HomeBusinessNigeria’s Power Sector Gets a Boost with $2.2 Billion Solar Deal

Nigeria’s Power Sector Gets a Boost with $2.2 Billion Solar Deal

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Nigeria, Africa’s most populous nation and largest economy has been struggling with chronic power shortages for decades. The country relies heavily on fossil fuels, which are expensive, polluting, and vulnerable to supply disruptions. According to the World Bank, only 55 per cent of Nigerians have access to electricity and those who do face frequent blackouts and high tariffs.

However, a new deal signed by the federal government and a US-based renewable energy company could change the situation for the better. Sun Africa LLC, a leading provider of solar photovoltaic (PV) and battery energy storage systems, has committed to delivering 961 megawatts peak (MWp) of solar PV generation infrastructure and 455 megawatt hours of battery energy storage systems, totalling $2.2 billion.

The deal was announced by Bayo Adelabu, the minister of power, on his official Twitter account on Sunday. He said that the collaboration aligns with his power sector transformation roadmap of distributed power leveraging renewable energy. He also said that the project will address Nigeria’s increasing power demand, support economic and energy sustainability objectives, and facilitate the transition to a more environmentally friendly power mix.

The deal is supported by financing partners ING Bank and Citi, backed by the United States Export-Import Bank, who have committed up to $10 billion across several years. The engineering, procurement, and construction (EPC) partner for the project is Sterling & Wilson Renewable Energy Limited, a global leader in solar EPC solutions.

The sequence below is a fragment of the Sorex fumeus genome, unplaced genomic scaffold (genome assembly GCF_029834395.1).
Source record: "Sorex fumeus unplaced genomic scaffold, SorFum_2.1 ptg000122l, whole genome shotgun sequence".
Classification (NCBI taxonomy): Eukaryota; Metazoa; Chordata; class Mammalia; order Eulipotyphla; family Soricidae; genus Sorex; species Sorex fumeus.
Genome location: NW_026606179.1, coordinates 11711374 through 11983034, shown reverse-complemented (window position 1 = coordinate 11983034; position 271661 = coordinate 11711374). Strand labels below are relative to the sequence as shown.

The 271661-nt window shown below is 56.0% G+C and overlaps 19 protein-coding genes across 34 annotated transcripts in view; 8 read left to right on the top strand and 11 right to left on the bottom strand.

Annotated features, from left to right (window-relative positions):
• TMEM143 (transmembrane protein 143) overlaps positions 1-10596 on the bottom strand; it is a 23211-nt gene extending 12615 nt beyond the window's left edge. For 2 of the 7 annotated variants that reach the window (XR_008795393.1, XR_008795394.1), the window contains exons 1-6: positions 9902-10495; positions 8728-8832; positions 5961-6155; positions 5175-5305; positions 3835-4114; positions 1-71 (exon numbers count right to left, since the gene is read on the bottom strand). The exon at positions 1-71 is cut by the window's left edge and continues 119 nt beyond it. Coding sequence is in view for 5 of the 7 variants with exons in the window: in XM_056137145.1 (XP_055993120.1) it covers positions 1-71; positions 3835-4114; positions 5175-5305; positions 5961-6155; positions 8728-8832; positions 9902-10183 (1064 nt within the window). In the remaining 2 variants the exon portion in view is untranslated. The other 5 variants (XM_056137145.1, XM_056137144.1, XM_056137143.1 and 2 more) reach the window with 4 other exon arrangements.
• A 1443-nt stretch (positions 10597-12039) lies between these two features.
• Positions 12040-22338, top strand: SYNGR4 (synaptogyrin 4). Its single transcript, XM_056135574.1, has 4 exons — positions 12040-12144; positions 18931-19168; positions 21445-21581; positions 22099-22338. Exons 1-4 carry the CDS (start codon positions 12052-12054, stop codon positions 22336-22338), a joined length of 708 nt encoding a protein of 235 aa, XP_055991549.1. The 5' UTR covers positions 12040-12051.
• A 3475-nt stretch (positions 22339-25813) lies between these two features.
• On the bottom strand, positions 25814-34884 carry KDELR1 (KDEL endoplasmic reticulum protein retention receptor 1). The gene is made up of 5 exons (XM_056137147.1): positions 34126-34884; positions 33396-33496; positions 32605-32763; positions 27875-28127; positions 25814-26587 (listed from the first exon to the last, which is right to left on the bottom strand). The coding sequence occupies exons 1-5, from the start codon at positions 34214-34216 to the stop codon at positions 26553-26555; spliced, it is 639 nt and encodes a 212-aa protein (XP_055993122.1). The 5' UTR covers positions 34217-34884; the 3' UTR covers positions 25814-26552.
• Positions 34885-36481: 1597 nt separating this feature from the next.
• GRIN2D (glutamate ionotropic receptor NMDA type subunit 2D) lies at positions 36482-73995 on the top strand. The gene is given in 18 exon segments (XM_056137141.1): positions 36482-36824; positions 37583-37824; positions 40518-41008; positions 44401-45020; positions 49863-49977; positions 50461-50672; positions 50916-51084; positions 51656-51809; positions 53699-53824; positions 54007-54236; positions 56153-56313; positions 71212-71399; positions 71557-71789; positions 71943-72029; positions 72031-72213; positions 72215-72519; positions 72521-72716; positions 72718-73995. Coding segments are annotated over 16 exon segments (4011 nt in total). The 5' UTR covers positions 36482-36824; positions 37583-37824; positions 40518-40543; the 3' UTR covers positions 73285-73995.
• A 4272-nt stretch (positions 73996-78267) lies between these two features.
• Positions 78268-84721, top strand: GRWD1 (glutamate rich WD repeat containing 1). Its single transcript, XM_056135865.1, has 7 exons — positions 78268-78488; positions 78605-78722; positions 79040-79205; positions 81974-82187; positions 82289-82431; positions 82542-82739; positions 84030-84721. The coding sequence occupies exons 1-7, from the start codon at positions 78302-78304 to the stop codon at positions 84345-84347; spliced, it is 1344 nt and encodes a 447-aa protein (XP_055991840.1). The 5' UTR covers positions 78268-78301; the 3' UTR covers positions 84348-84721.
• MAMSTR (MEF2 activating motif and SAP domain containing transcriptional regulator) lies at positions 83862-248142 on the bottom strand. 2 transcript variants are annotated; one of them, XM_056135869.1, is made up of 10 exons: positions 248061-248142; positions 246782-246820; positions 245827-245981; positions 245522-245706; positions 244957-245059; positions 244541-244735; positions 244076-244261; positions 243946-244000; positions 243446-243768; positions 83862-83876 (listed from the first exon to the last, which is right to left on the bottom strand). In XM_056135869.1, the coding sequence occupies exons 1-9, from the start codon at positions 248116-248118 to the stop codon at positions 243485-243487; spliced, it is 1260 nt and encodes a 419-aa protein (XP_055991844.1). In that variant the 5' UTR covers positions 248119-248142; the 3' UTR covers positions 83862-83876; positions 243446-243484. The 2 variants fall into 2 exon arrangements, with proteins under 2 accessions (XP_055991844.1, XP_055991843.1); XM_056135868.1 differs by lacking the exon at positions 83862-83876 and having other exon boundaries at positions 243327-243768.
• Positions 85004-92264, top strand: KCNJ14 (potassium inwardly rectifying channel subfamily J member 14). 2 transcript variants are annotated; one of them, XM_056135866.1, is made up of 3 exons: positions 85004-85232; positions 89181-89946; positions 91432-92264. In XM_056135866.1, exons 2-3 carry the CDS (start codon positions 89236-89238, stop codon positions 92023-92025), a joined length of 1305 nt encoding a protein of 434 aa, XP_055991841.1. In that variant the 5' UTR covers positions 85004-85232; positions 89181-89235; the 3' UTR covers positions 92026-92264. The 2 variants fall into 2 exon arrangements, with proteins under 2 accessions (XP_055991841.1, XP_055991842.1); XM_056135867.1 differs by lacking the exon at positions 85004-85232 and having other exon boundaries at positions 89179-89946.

The deal is part of the government’s efforts to diversify its energy sources and reduce its dependence on oil and gas. Nigeria has abundant solar resources, with an average of 6.5 hours of sunshine per day and a potential of 427,000 MWp of solar power, according to the International Renewable Energy Agency (IRENA). However, the country has only installed about 200 MWp of solar power as of 2020, mostly from off-grid and mini-grid systems.

The deal is also in line with the government’s commitment to the Paris Agreement on climate change, which aims to limit the global temperature rise to well below 2 degrees Celsius above pre-industrial levels. Nigeria has pledged to reduce its greenhouse gas emissions by 20 per cent by 2030, compared to a business-as-usual scenario, and by 45 per cent if it receives international support.

The deal has been welcomed by various stakeholders, including the West African Power Pool (WAPP), a regional organization that promotes power integration and trade among ECOWAS member states. Adelabu said that he had the honour of representing President Muhammadu Buhari at the commissioning of the WAPP’s Communication and Coordination Center in Cotonou, Benin Republic, on Friday. He said that the centre will ensure seamless power transmission and market-driven energy trading across the sub-region.

The deal has also been praised by environmentalists, who see it as a positive step towards reducing Nigeria’s carbon footprint and improving its air quality. According to the World Health Organization, Nigeria has one of the highest levels of air pollution in the world, with an estimated 114,000 premature deaths per year attributable to ambient and household air pollution.

The deal is expected to create thousands of jobs, boost local manufacturing, and stimulate innovation in the renewable energy sector. It is also expected to improve the quality of life of millions of Nigerians, especially those in rural and underserved areas, who will have access to reliable, affordable, and clean electricity.

The deal is a milestone in advancing sustainable and reliable energy solutions for Nigeria. It demonstrates the government’s vision and determination to provide accessible and eco-friendly power, shaping a more promising future for the nation.

Source: BusinessDay NG

 

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